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Are ridge offset along fracture zones easier to explain with mantle-deep convection causing plate motion or with shallow convection occurring as a result of plate motion?
Answer 1:

Good question. My guess would be that transforms along ridges do not really help decide if there is whole mantle or just UM convection. The main force that influences the lithosphere is probably slab pull and so transforms may have more to do with THAT rather than the depth of convection per se.

Answer 2:

I dont think that the observation of ridge segments offset by fracture zones really supports or refutes either of these two hypotheses for plate motion mechanisms. The real significance of fracture zones is that they probably accommodate strain because a continuous, non-segmented spreading ridge is not geometrically stable on a sphere. We describe the motion of one tectonic plate relative to another as a rotation around an Euler pole, and arcuate fracture zones accommodate this rotation.

Concerning the hypotheses described in your question, I think that the dominant current opinion is that the weight of sinking subducting slabs drives spreading at ridges, as opposed to large total-mantle convection cells dragging at the base of oceanic crust. You should check out this review paper by Warren Hamilton (2007) for a rather flagrant (and convincing) address to this topic. He provides many lines of evidence that I wont take the time to discuss here. I think that there is profound evidence for upper mantle convection, and this may enhance the motion of tectonic plates, but I think that it is probably a feedback process.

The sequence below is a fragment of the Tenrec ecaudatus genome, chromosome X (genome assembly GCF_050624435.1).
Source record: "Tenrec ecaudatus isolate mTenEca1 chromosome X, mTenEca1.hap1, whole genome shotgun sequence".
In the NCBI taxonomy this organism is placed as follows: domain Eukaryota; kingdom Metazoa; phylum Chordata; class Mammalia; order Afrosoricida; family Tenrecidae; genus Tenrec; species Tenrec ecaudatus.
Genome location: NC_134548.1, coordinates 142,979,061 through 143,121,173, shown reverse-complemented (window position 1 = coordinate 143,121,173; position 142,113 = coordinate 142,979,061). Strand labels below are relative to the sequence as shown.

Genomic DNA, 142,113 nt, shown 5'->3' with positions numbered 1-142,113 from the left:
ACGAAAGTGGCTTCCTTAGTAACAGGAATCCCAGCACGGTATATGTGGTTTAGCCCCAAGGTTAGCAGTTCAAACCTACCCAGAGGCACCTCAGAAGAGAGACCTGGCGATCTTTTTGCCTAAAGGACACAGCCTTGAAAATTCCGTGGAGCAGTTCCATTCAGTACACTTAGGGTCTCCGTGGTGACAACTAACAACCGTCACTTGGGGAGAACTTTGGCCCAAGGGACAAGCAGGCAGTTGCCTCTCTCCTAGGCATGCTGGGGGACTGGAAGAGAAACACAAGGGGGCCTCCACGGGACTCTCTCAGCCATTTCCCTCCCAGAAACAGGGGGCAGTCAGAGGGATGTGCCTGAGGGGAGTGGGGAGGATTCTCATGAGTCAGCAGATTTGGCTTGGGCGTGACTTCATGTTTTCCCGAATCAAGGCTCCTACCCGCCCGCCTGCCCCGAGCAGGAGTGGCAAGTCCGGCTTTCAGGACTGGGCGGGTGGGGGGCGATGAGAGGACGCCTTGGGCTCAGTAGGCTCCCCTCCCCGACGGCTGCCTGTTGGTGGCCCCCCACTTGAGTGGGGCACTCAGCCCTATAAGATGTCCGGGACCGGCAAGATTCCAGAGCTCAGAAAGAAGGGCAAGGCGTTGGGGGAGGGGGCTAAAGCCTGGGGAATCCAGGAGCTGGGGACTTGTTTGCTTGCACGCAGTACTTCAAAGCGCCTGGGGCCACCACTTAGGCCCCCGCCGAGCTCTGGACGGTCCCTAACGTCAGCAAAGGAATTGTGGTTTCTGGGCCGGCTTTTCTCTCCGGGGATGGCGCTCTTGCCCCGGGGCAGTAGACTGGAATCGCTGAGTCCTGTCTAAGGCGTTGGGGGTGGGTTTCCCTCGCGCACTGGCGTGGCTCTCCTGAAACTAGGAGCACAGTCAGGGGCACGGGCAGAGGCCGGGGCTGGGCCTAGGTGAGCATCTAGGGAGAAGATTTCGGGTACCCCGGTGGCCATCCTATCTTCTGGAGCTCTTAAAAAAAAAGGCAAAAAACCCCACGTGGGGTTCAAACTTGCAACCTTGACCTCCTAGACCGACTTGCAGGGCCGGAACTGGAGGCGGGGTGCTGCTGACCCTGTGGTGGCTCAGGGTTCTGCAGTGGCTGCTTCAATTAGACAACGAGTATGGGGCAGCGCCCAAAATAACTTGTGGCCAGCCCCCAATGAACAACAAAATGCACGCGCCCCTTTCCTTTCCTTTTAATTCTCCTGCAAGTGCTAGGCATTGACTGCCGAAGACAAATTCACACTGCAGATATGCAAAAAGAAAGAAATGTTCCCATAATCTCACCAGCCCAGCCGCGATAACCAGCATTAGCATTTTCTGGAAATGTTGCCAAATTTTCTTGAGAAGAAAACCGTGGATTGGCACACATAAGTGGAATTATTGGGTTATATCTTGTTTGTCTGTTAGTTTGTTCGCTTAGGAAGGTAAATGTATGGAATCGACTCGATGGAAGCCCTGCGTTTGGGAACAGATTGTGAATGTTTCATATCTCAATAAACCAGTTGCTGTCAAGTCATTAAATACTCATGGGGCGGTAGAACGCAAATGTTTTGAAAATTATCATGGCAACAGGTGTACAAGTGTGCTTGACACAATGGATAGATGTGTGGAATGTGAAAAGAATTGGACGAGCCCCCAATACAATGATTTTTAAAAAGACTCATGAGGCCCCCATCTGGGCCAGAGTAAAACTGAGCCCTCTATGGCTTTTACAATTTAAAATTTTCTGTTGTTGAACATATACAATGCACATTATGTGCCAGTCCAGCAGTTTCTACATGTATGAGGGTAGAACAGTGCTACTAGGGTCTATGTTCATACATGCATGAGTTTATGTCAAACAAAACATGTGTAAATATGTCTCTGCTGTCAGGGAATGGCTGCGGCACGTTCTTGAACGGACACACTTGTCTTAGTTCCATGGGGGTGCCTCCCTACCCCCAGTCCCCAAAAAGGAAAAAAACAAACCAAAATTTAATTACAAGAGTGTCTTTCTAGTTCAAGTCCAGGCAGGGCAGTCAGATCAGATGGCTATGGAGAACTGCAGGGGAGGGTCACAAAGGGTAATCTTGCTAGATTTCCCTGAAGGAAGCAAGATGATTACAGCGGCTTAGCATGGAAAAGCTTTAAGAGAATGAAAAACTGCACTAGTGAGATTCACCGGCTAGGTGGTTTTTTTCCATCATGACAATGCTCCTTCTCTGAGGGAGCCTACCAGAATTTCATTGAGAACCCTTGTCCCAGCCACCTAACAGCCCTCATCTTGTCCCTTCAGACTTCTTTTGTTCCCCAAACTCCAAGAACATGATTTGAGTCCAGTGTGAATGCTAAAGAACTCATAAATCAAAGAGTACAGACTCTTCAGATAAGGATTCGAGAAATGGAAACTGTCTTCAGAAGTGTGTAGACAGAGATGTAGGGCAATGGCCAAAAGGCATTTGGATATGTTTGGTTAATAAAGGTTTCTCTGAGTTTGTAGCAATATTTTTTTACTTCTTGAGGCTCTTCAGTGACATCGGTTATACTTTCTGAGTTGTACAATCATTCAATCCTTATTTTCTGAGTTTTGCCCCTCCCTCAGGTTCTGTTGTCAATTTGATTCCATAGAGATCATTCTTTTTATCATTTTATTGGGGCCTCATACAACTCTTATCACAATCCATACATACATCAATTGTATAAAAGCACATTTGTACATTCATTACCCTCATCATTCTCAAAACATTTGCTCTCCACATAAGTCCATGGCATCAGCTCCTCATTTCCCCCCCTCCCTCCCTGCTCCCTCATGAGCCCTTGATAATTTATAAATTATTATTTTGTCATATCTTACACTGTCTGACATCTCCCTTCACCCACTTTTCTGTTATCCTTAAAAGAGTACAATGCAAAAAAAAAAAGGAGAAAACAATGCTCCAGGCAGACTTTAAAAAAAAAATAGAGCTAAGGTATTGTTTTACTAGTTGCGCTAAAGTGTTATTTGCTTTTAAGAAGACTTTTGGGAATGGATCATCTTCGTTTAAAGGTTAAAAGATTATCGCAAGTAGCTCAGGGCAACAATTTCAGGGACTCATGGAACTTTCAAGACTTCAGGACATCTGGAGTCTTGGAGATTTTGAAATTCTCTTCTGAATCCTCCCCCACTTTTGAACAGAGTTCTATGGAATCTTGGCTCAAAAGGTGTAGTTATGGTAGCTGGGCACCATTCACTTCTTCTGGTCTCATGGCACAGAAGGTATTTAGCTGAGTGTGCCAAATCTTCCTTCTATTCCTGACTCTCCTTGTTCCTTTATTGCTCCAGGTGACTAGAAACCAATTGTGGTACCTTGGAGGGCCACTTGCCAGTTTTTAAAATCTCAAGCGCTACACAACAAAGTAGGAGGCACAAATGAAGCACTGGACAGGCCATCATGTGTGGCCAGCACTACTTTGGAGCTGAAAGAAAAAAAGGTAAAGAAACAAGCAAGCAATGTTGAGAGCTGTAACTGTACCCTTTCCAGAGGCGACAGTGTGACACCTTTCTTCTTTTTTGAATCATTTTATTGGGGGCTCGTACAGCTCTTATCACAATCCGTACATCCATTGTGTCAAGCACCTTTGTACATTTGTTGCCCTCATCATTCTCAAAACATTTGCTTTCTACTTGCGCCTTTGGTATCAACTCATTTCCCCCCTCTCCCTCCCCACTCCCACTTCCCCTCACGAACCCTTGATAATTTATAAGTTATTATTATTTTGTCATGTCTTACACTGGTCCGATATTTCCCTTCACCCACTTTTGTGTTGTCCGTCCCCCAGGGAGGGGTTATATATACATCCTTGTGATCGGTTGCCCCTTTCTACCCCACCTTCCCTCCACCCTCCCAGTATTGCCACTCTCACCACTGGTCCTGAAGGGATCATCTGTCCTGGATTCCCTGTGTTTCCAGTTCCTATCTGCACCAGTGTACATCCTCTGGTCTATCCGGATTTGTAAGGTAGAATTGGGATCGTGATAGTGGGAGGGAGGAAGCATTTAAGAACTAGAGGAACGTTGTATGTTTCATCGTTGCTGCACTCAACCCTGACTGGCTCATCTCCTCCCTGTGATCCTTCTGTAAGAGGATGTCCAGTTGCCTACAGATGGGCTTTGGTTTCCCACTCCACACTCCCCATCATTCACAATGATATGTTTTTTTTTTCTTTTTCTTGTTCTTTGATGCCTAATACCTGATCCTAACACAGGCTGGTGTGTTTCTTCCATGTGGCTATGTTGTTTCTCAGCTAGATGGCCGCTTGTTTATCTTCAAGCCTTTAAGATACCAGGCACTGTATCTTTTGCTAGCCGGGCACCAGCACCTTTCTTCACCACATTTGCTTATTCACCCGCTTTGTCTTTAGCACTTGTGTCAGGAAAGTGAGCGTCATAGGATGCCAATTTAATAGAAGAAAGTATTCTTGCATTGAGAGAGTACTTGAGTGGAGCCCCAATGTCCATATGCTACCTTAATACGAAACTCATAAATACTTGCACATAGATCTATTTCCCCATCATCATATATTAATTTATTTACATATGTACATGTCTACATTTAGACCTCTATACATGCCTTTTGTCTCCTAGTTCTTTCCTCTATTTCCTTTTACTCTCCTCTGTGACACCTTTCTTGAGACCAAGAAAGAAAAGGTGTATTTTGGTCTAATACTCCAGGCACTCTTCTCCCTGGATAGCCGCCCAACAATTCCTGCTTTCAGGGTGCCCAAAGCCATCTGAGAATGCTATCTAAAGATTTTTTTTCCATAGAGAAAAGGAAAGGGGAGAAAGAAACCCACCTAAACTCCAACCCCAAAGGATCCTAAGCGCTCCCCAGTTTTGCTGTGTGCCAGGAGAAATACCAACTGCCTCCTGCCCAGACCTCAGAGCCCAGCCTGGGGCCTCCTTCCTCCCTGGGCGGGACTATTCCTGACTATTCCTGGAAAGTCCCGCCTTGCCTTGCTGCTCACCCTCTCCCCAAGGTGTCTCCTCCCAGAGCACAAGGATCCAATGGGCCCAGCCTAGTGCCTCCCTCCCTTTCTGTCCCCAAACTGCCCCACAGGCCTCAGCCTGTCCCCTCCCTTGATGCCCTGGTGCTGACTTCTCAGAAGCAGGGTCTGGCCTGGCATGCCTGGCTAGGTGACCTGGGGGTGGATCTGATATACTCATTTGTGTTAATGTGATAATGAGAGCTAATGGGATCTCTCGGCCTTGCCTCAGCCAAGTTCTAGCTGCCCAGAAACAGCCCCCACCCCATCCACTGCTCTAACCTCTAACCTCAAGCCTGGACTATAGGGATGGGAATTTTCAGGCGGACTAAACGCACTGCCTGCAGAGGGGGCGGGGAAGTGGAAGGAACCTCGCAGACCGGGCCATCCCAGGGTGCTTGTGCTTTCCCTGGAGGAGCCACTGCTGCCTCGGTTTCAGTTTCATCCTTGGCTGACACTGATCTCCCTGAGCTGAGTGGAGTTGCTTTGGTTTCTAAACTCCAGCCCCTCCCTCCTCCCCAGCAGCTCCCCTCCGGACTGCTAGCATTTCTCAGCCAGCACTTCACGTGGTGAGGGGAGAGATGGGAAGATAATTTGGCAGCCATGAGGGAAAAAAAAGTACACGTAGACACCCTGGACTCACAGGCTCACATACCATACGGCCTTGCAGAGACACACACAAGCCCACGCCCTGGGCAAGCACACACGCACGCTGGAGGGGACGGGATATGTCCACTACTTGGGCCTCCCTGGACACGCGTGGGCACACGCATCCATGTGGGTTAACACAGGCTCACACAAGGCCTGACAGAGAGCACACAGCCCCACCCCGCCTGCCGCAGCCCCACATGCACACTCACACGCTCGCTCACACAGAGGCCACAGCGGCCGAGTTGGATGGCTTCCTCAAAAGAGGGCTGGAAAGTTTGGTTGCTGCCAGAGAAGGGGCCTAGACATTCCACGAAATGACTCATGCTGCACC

Sorry if deviated from your question, but it seems as though you are trying to address the competing models of whole-mantle convection driving plate tectonics versus slab pull as the dominant mechanism.

Hamilton, W.B. (2007). Driving mechanism and 3-D circulation of plate tectonics. GSA special paper.

Answer 3:

Good question! Given the scale of ridge offset, I would be surprised if it's that deep into the mantle, but I don't know. Given the paucity of description of what I was able to find with a brief Google search, I wouldn't be surprised if the answer isn't known. However, one of the first links I found was Dr. Macdonald at UCSB - you might try sending an email. Good luck!

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